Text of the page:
►Best Gua Sha Oil

What Oil to Use for Gua Sha

Body Gua Sha is applied primarily on the back, neck, shoulders, buttocks and limbs.

Before treating the desired area, a thin application of oil or talcum powder will ensure smooth contact. The lubricant is applied to the surface, not to the instrument.
best oil for gua sha

In Asia sesame oil, peanut oil or almond oil have been used traditionally.

Some doctors in China have created oil mixes using blood-moving herbs.

In your practice, you can do with any commercial massage oil or olive oil.
However, a thickish oil is preferred for its viscosity.

A coconut oil is a good choice.

Gua Sha (IASTM) Simple Choice #1 – Albolene - neutral

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This is a simple make-up remover.

gua sha iastm lubricant albolene

It's a nice oily-based substance, almost like a petroleum jelly-type base.

But it's better than petroleum jelly. Petroleum jelly is just Vaseline. It's just too thick. Albolene is a little bit more oily and a little bit more slick.
Some don’t prefer Albolene because it’s a petroleum product.

This is also a good choice for other IASTM therapies (Graston, ASTYM, etc.).

Simple Choice #2 - Vicks VapoRub

It features the viscosity and the damp-resolving penetration of camphor.

However, menthol and camphor containing oils can cause complications such as burn marks.
Vicks VapoRub is made from Vaseline, which is a petroleum product.

Best Choice #3 – Badger Balm - Organic

This company prepares oils, beeswax and organic essential oils in various combinations: warming, pungent, cooling, and mild.

These preparations serve as more environmentally friendly lubricants and are available in many health food stores, sports and camp shops, and even some pharmacies.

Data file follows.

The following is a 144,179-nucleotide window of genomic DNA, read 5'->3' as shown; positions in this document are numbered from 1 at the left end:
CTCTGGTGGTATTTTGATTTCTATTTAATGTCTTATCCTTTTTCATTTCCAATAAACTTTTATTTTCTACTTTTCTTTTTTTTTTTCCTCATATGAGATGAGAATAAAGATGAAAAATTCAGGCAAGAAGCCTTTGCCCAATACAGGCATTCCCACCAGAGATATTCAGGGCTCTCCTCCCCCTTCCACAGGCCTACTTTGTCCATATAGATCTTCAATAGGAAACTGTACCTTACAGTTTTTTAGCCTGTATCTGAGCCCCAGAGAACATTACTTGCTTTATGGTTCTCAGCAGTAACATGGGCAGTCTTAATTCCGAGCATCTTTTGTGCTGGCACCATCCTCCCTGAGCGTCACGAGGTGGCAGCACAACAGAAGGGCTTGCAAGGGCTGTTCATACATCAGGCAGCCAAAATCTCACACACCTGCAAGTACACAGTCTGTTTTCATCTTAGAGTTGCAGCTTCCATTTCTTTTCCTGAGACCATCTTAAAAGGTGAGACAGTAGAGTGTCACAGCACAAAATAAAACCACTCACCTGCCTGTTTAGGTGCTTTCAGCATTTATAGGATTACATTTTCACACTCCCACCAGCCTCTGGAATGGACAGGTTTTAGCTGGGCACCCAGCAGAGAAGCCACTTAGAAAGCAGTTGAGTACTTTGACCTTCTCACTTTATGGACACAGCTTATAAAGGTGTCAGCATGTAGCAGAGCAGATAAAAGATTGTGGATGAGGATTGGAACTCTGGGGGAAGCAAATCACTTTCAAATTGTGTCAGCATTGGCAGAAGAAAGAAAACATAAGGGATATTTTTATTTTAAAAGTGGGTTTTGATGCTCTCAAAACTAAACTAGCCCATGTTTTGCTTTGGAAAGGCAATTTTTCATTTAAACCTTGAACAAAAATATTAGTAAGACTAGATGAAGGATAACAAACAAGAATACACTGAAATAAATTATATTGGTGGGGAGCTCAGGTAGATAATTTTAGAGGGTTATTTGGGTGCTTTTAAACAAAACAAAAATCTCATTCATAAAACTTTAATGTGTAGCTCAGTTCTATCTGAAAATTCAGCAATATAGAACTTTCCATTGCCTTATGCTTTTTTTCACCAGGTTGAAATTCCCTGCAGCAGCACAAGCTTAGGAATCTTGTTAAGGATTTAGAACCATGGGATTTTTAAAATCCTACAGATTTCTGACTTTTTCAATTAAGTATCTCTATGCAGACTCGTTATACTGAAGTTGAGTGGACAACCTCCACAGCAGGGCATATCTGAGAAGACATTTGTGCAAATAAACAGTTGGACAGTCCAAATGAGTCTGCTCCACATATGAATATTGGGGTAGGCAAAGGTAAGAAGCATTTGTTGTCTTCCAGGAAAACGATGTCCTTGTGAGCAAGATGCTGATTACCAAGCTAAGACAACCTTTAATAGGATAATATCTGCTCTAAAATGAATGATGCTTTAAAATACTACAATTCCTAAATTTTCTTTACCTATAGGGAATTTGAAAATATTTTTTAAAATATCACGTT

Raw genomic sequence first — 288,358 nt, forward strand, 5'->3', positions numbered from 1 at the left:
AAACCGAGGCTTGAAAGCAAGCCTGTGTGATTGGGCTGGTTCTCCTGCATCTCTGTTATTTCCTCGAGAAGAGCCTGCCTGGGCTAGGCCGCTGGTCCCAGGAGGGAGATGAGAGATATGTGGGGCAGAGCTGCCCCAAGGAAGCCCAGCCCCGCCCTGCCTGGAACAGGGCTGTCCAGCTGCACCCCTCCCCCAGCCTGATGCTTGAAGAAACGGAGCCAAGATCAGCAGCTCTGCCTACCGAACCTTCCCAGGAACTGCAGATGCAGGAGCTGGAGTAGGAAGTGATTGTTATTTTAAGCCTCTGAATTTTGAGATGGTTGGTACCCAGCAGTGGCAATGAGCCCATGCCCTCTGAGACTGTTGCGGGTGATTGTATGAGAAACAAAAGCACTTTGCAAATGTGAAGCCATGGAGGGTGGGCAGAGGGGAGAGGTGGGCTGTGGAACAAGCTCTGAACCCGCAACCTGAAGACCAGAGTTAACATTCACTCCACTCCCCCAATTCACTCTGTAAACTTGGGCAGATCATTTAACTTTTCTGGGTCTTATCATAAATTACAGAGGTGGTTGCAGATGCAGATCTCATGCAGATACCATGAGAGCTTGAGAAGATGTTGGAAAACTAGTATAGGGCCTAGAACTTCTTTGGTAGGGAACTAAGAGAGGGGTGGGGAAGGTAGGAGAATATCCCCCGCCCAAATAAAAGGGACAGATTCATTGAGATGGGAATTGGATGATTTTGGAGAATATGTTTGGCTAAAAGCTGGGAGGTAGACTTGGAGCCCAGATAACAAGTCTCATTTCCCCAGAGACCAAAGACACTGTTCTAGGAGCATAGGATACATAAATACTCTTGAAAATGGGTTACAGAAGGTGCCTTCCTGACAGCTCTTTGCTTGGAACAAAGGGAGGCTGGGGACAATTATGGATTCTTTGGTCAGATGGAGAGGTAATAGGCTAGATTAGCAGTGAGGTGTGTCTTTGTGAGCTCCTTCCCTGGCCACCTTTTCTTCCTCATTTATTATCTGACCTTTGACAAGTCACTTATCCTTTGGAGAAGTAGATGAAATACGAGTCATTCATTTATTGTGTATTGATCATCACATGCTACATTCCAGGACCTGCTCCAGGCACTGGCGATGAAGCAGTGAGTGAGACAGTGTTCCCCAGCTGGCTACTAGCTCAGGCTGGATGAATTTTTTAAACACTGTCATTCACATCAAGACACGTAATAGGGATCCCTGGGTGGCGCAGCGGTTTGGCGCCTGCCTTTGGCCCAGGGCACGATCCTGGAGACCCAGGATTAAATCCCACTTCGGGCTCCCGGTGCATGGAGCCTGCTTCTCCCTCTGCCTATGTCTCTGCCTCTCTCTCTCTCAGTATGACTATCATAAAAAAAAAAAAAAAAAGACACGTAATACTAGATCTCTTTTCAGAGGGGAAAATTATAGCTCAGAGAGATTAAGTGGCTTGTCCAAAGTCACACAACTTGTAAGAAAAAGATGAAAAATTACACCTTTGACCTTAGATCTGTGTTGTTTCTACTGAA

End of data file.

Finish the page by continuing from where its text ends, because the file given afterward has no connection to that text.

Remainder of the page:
Free-of artificial ingredients, fragrances, dyes, parabens, synthetics, or harsh ingredients.

They are USDA Certified Organic, and petrolatum-free.

Start with one of those:

Badger Balm – Sore Muscle Rub Cooling

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organic oil for gua sha

Badger Balm – Sore Muscle Rub

gua sha lubricant

Badger Balm – Unscented

unscented gua sha oil

Essential Oils

Essential oils have been used therapeutically throughout history, therapists recognizing the therapeutic values of flowers and plants and using them regularly for treatment purposes. They have been particularly successful in the treatment of aching muscles and joints, and of stress-related conditions.

Gua Sha should be applied before the aromatherapy session begins.

This way you move and stimulate the Qi and Blood first and finish off the treatment with the soothing action of aromatherapy.

After Gua Sha

When Gua sha is complete, wipe the oils off the skin with paper towels.

Facial Gua Sha Oil

A word from Radha Thambirajah – TCM practitioner and acupuncturist.

"Use some oil on the skin surface that you are about to treat. I use red oil (St John’s wort oil), which is suitable for almost all patients.

If the patient has very thin and sensitive skin, they may react to this oil with some red wheals, especially if they go in the sun after treatment.

It would be better to use ordinary baby oil on these patients.

Also, I find Bio Oil to be extremely good. It is important that no cooling oils, such as oils with mint, aloe vera or tea tree oil, are used with this treatment."

Keep in mind, that this recommendations refer to facial gua sha.

What Oil to Use for Gua Sha and IASTM

Choosing the Best Lubricant for Gua Sha and Other Types of Massage

Lubricant (oil, or balm) allows minimal to unrestricted glide over the patient’s body, depending on the tissue being worked on. Some factors to consider when picking lubricant include how long it lasts, the amount of glide it has, its price, whether it will leave stains on clothing, if it has medicinal properties, if it nourishes the skin, and if it could cause allergy.

For connective tissue and to address trigger points, pick a lubricant that is rather tacky and provides very little glide, such as cocoa butter. For general treatment of the muscles, use something that allows more glide over the tissues, such as oil, lotion, or cream.

When deciding how much lubricant to use, consider factors such as how emollient the lubricant is, whether the patient has dry skin, the amount of the body hair, and the goal of the massage.

A rule of thumb: start with less lubricant and add more if necessary. (50)
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